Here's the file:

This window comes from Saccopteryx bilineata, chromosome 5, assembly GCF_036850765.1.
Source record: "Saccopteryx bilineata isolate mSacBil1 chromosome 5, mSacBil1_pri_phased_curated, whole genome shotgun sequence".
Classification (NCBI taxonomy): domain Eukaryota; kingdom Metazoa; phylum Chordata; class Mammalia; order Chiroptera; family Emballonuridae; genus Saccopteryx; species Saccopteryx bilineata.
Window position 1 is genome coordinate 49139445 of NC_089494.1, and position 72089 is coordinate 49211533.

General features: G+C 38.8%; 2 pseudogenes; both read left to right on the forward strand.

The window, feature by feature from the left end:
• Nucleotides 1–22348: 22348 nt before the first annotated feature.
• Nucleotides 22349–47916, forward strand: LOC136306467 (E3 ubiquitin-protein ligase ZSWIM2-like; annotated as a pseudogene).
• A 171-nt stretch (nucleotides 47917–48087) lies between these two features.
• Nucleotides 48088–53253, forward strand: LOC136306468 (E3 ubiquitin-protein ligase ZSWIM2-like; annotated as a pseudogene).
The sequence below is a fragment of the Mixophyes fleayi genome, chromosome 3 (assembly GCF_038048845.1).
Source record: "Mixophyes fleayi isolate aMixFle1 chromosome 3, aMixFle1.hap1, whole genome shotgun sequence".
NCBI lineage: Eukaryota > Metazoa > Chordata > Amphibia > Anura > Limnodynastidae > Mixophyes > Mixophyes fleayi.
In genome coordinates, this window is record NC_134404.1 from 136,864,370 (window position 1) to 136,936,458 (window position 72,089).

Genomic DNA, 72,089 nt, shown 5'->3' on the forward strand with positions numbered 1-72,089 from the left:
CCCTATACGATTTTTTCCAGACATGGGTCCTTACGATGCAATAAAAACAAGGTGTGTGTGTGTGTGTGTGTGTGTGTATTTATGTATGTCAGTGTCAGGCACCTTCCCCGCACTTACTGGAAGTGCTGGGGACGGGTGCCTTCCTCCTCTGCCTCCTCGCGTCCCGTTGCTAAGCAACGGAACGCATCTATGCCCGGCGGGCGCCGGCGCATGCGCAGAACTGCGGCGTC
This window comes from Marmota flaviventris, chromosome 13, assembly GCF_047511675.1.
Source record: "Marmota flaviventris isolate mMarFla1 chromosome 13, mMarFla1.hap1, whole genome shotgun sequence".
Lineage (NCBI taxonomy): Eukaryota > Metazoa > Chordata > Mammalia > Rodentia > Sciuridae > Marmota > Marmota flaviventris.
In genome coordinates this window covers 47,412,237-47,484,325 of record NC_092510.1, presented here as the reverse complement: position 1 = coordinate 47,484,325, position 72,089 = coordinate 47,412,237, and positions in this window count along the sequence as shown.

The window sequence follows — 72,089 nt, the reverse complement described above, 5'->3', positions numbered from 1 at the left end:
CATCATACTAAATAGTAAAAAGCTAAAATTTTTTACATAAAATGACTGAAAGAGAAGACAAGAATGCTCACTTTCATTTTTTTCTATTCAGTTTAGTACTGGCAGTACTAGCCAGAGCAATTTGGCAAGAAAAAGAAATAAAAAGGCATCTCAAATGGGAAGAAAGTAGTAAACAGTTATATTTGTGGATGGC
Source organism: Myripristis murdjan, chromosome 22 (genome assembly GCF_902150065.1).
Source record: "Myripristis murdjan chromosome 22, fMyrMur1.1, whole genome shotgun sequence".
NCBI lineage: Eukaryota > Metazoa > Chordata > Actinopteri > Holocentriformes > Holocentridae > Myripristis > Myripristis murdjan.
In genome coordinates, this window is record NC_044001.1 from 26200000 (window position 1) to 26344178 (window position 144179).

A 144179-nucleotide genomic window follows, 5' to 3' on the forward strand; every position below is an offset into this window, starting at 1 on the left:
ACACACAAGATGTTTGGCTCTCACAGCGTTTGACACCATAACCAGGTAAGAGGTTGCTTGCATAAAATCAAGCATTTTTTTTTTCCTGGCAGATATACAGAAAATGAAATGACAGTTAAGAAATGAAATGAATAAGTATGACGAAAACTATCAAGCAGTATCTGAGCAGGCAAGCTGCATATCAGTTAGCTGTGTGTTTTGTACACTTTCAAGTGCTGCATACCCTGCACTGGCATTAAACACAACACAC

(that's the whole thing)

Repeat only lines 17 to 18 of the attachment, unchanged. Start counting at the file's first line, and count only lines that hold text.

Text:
This window comes from Marmota flaviventris, chromosome 13, assembly GCF_047511675.1.
Source record: "Marmota flaviventris isolate mMarFla1 chromosome 13, mMarFla1.hap1, whole genome shotgun sequence".